Aug. 23, 2021
AUSTIN, Texas — Once considered something to hide, plastic surgery and cosmetic procedures are now a matter-of-fact discussion on reality TV and a proud post on social media. The procedures are also marketed as a way to improve one’s “Zoom Face,” the phenomenon in which people view themselves more critically on the screen. Never before in history have so many people spent so much time staring at themselves.
The normalization of cosmetic surgery and the real cost of surgery, both monetary and emotional, prompted a research team led by St. Edward’s University to better understand what makes someone more or less likely to undergo cosmetic procedures.
Marketer and consumer behavior expert Sarah Mittal of St. Edward’s, psychologist Katherine Warnell of Texas State University in San Marcos, and marketer David H. Silvera decided to focus on how two different thinking styles — analytic and holistic — influenced peoples’ preferences for cosmetic changes and their likelihood to undergo surgery or a cosmetic procedure. Their study was published on July 10 in the marketing research journal Marketing Letters.
“I was especially interested in surgeries, because why would you go under the knife and take those risks? What nudges people, one way or the other?” said Mittal, an assistant professor of Marketing at the Bill Munday School of Business at St. Edward’s University.
The researchers conducted five studies aimed at examining one’s propensity for analytic versus holistic thinking, and found that analytical thinking leads to an openness to cosmetic procedures. The researchers’ findings can have marketing implications for cosmetic surgery providers who are hoping to attract more clients, as well as for consumers who may want to better understand their own motivation before investing in a surgical procedure.
In the area of consumer psychology, analytic thinking leads to a hyper-focusing effect that drives dissatisfaction with products, or in this case, certain body parts. In contrast, holistic thinking is characterized by a focus on the context as a whole, which can translate into a more forgiving attitude toward products, brands or one’s own imperfections.
“Analytical thinkers tend to rely more on central features in judging products, whereas holistic thinkers weigh both central and peripheral features in their judgments and take a broader view in their evaluations,” Mittal said.
The researchers utilized both behavioral and eye-tracking studies to test their hypothesis that analytical thinkers are more likely to undergo plastic surgery. In the behavioral studies, participants were given tasks that helped the researchers identify holistic/analytic thinkers.
One study, focused specifically on women and preferences for getting a rhinoplasty, adding perceptions of their nose as a potential mediator. First, participants were randomly assigned to the same prime of analytic/ holistic thinking style. Next, participants were asked about their nose and cosmetic procedure perceptions.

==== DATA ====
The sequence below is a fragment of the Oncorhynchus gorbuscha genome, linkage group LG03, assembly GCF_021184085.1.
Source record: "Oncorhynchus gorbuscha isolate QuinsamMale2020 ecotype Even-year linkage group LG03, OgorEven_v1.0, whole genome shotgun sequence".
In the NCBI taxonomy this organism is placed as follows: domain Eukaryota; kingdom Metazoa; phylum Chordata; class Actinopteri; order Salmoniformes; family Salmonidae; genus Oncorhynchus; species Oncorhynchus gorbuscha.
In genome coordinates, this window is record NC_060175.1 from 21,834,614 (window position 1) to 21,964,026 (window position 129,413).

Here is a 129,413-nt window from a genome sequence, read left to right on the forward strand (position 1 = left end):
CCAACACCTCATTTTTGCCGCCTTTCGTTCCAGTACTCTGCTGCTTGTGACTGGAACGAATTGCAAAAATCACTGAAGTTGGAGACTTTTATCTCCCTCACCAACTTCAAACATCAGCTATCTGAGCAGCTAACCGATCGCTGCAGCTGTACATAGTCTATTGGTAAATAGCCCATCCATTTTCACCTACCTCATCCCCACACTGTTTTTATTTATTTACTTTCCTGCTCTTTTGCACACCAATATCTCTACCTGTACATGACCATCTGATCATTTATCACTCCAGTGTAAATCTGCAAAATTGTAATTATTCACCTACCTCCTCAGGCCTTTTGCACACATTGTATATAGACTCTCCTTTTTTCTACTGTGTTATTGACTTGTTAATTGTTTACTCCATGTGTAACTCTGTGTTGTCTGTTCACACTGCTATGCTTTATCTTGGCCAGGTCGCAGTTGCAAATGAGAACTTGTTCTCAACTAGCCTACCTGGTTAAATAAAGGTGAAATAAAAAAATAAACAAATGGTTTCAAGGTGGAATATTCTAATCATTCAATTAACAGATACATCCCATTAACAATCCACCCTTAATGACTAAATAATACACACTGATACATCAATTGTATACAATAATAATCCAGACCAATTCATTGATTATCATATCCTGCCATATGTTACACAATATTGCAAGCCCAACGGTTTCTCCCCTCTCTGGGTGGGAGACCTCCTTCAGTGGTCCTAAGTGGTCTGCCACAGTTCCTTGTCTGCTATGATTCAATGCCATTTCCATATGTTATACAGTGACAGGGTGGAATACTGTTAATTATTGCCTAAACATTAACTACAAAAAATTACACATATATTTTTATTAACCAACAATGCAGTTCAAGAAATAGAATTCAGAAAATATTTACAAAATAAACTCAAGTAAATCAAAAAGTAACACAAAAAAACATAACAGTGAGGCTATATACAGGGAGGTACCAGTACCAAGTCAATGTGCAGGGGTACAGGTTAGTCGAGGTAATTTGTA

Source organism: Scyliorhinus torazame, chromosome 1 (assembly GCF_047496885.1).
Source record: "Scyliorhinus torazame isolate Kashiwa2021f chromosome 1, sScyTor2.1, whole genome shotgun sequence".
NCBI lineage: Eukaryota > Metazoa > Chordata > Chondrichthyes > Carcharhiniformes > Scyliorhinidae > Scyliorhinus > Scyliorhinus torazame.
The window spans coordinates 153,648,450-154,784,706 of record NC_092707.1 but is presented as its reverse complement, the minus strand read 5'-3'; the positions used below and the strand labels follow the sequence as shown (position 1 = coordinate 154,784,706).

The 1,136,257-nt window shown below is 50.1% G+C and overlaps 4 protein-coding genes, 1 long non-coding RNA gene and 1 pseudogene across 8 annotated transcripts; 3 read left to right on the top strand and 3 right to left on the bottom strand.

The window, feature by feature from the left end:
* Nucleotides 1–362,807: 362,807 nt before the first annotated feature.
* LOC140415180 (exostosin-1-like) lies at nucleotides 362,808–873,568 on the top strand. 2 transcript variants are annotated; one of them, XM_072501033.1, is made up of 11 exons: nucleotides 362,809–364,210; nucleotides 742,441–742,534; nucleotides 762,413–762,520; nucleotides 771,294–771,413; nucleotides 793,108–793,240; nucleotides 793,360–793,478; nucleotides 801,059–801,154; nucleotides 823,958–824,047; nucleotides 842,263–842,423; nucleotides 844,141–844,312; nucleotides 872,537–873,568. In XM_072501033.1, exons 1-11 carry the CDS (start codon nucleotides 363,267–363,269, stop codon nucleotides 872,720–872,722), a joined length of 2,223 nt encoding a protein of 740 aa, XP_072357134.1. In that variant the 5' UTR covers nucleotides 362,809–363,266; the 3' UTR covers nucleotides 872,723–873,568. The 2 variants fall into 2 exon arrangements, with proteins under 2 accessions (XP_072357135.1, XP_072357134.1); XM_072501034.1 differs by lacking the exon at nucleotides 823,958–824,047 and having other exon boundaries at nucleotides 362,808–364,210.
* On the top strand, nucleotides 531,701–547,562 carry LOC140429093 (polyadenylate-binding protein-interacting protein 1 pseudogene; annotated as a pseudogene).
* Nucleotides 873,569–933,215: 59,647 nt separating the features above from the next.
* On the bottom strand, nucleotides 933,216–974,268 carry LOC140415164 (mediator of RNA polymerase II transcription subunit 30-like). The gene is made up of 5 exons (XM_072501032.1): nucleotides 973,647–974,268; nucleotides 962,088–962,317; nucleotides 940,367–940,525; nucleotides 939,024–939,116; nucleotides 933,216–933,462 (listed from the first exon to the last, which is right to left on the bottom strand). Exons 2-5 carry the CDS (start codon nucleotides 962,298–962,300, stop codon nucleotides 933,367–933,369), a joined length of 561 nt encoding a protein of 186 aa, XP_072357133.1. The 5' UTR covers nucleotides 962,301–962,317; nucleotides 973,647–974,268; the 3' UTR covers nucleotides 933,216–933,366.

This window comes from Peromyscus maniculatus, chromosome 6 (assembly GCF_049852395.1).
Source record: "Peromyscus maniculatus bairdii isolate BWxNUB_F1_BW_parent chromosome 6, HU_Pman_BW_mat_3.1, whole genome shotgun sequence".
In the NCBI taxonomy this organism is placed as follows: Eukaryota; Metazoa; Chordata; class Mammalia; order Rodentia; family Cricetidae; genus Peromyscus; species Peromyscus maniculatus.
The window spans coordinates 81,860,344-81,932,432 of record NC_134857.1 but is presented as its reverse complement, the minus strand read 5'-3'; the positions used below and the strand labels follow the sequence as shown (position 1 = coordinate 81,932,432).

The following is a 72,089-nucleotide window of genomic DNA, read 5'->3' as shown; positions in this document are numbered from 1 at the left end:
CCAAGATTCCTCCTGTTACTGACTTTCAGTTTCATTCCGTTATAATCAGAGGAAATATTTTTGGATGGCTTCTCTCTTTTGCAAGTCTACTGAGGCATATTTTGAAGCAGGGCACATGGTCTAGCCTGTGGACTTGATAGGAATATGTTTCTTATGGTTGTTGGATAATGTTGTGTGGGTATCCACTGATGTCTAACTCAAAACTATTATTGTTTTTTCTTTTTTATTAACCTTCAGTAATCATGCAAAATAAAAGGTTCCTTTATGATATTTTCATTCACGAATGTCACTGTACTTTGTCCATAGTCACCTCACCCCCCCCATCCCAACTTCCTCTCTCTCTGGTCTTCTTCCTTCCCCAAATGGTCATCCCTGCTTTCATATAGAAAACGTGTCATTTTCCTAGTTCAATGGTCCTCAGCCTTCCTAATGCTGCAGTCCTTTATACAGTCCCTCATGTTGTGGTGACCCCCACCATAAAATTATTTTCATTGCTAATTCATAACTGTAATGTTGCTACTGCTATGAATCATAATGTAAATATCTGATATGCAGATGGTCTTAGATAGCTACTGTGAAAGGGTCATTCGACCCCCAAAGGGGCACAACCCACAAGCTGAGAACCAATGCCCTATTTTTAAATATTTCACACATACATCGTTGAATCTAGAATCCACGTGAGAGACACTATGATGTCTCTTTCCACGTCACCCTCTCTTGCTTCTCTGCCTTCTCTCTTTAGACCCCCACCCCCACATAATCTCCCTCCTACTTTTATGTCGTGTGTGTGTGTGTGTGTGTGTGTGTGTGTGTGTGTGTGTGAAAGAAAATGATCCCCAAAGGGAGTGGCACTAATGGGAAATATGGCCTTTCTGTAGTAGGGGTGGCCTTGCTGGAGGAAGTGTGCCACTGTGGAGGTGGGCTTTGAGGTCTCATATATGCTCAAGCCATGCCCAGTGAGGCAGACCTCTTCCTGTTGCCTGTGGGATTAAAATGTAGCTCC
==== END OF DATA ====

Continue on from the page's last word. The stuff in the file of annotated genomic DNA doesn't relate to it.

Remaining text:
Those assigned to the prime to induce analytic thinking were less satisfied with their noses. Furthermore, the less satisfied a participant was with their nose, the more likely they were to get a rhinoplasty. Age, relationship status and body frame size did not play a role.
In the eye-tracking study, the researchers had participants look at photos of themselves in the same way people do when looking on their phone or social media, and then tracked how long they looked at different parts of the image.
“Eye-tracking is a great way to capture moment-by-moment attention. We found lots of variability in how participants looked at photos of themselves and how they felt about looking at those photos,” Warnell of Texas State University said.
“If you spend more time focusing on your nose in particular, you are more open to plastic surgery for your nose because we theorize that the hyper-focus effect leads to lower satisfaction with it,” Mittal added.
In the behavioral study on actual procedures undergone, Mittal split the participants based on their holistic/analytic scores (on a 7.0 scale, those below 3.5 are more analytic vs. those above 3.5 are more holistic). Those who score above the midpoint on analytic thinking are about 15% more likely to have undergone cosmetic procedures. Furthermore, the researchers found that 52% of those who are analytic have had a procedure vs. 35% of those who are holistic.
The results of the study could have applications for marketers and plastic surgery providers. For instance, marketers could manipulate the prospective consumer into hyper-focusing on a piece of their body and then be more open to surgery. The researchers said that a content analysis of marketing materials from Cosmetic Surgery Centers reveals that some facilities are already using strategies that focus customers on specific “flaws.”
While there are marketing applications, Mittal is more interested in the insights it provides for people contemplating plastic surgery or cosmetic procedures.
"If you're thinking about getting cosmetic procedures, maybe you need to take a step back, to be more holistic and think about the future,” Mittal said. “If I have this procedure done, breast enlargement, liposuction, whatever it is, where do I see myself in one, three, five, 10 years from now? Is it actually going to have a long-lasting, positive impact on my life? Is it worth the risk? What is recovery going to look like, even just over the next couple of months? Actually taking a forward focus is something that consumers can do to give them a more holistic view before making a final decision,” she added.
Explainer: Analytic Vs. Holistic Thinking in Consumer Psychology
When consumers evaluate a product holistically, they view the product as a whole; in contrast, when consumers look at a product analytically, they view the product as a composite of various attributes (Baumgartner, 1993).